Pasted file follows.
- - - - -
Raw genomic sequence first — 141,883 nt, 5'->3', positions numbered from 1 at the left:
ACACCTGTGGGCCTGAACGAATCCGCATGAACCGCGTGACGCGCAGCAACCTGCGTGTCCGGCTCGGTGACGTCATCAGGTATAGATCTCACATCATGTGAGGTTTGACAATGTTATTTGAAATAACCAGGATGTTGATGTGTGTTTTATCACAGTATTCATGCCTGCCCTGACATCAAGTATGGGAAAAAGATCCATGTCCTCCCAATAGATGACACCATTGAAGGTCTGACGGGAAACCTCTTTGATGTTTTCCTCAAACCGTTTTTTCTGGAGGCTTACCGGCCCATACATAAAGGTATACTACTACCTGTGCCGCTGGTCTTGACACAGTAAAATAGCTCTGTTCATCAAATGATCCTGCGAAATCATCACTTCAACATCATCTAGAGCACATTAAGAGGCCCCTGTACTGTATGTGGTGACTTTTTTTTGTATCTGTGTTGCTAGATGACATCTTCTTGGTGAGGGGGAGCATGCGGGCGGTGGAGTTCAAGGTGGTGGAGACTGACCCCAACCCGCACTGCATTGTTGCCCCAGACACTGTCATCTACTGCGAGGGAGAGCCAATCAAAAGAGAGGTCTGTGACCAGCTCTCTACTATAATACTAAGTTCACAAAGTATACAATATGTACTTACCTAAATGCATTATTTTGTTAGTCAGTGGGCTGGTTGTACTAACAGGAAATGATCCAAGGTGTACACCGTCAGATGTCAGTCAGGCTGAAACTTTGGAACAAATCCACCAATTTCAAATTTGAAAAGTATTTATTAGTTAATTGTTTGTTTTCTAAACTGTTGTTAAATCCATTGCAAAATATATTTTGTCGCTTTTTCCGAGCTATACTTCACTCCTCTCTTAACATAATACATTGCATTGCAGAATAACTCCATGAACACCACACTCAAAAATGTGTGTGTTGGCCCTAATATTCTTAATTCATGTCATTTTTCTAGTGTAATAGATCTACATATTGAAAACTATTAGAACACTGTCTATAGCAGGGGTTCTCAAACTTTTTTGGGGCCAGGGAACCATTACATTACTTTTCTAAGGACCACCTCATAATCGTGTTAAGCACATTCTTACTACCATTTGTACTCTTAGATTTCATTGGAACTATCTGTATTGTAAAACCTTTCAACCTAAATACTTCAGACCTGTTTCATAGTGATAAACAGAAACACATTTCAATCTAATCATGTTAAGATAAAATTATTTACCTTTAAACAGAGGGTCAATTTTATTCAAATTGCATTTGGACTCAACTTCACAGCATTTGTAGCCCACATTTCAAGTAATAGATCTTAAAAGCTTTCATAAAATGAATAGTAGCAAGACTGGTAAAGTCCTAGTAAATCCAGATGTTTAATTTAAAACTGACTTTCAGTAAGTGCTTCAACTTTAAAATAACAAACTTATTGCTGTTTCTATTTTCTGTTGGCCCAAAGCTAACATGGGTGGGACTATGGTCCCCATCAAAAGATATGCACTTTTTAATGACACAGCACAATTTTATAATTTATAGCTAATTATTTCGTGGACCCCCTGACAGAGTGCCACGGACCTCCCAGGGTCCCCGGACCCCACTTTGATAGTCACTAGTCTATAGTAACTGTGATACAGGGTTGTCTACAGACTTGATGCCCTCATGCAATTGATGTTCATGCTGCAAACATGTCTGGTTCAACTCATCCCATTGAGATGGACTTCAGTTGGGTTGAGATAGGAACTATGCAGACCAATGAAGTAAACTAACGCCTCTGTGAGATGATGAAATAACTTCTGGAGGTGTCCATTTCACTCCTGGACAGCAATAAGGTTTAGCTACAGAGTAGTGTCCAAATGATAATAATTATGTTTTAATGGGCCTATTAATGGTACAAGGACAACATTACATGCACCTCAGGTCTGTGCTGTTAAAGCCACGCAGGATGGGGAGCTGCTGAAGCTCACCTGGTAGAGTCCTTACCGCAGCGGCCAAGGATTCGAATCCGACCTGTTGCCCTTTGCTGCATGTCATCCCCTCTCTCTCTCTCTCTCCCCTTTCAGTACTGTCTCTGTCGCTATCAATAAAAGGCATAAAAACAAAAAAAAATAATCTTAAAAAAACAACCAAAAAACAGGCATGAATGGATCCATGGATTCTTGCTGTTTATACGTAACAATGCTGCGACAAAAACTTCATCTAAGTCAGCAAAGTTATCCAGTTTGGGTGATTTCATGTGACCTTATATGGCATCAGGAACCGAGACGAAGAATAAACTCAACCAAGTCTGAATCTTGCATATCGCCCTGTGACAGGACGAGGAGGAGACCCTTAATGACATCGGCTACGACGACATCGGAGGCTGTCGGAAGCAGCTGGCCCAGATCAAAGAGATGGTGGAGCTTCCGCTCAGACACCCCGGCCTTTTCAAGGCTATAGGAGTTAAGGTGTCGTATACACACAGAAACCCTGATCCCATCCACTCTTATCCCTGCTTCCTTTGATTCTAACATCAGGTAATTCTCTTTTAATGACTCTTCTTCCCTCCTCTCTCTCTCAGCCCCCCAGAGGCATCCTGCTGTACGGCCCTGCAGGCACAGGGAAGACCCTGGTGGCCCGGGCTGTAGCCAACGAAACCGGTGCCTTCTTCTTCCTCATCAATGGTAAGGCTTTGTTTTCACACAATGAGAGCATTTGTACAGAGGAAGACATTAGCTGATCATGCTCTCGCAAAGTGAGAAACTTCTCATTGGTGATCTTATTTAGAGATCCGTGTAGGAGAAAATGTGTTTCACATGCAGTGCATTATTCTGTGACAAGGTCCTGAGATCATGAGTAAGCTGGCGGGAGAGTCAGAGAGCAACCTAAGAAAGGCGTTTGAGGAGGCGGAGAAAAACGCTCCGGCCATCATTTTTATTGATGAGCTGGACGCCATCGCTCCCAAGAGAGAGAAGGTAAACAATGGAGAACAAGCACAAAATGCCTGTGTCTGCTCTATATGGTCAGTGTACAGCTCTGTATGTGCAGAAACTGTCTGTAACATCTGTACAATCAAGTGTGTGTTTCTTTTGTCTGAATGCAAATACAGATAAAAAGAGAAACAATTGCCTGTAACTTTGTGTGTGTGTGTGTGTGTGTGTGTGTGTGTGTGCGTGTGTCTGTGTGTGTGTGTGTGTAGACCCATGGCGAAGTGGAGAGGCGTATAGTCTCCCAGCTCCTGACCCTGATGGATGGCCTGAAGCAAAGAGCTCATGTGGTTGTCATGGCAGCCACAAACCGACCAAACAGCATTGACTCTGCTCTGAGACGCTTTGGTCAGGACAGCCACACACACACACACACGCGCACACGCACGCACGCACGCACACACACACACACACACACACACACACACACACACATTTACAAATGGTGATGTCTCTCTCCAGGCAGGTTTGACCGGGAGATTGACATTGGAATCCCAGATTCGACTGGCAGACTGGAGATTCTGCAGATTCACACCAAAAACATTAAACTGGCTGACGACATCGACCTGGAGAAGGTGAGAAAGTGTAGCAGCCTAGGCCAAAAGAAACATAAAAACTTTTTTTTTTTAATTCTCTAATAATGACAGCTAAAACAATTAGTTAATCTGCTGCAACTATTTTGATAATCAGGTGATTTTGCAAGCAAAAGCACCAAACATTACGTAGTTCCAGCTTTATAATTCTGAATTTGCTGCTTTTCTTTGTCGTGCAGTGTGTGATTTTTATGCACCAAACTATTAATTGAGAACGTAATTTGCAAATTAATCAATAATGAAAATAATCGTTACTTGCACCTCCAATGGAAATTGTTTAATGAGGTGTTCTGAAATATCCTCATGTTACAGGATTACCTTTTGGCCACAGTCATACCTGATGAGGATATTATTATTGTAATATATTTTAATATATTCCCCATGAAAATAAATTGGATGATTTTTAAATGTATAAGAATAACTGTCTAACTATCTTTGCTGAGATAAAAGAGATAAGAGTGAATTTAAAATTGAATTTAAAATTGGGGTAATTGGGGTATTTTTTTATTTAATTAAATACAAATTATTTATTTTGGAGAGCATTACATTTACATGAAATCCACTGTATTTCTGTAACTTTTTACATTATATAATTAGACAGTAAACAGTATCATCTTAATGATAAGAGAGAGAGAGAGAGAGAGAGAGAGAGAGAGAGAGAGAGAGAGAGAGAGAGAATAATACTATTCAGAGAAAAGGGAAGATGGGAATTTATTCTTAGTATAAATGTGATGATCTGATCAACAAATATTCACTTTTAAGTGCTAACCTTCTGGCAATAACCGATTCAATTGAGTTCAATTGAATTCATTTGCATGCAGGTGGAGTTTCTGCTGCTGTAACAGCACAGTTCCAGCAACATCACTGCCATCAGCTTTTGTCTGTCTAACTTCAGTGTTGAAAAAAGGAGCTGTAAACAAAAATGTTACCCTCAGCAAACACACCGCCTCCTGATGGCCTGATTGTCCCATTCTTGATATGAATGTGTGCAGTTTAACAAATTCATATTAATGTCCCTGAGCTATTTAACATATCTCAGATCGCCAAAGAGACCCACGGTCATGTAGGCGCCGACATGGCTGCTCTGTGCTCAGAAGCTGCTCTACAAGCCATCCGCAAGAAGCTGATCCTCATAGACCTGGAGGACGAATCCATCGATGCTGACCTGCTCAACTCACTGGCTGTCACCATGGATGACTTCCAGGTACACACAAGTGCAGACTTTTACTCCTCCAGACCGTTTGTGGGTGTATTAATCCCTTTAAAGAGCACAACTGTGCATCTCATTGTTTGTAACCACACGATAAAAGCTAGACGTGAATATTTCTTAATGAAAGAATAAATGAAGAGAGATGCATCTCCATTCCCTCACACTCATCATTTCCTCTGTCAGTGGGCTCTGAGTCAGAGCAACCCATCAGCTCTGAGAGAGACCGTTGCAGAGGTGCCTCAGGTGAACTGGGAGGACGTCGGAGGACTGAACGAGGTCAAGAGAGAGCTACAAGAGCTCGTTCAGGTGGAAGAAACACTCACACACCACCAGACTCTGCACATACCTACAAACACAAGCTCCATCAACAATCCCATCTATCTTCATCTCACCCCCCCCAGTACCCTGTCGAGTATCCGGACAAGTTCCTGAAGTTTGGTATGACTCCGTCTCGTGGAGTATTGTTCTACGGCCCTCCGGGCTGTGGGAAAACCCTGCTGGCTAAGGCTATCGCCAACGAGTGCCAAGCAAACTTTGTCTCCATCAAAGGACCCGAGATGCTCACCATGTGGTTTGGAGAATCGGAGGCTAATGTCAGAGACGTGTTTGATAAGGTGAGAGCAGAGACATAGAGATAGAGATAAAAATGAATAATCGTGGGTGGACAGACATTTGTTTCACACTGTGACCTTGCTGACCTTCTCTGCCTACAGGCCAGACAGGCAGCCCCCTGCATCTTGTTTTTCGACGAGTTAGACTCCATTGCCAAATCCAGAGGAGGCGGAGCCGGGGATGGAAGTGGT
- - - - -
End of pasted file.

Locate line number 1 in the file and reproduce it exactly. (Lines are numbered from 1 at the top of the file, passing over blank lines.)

Raw genomic sequence first — 141,883 nt, 5'->3', positions numbered from 1 at the left: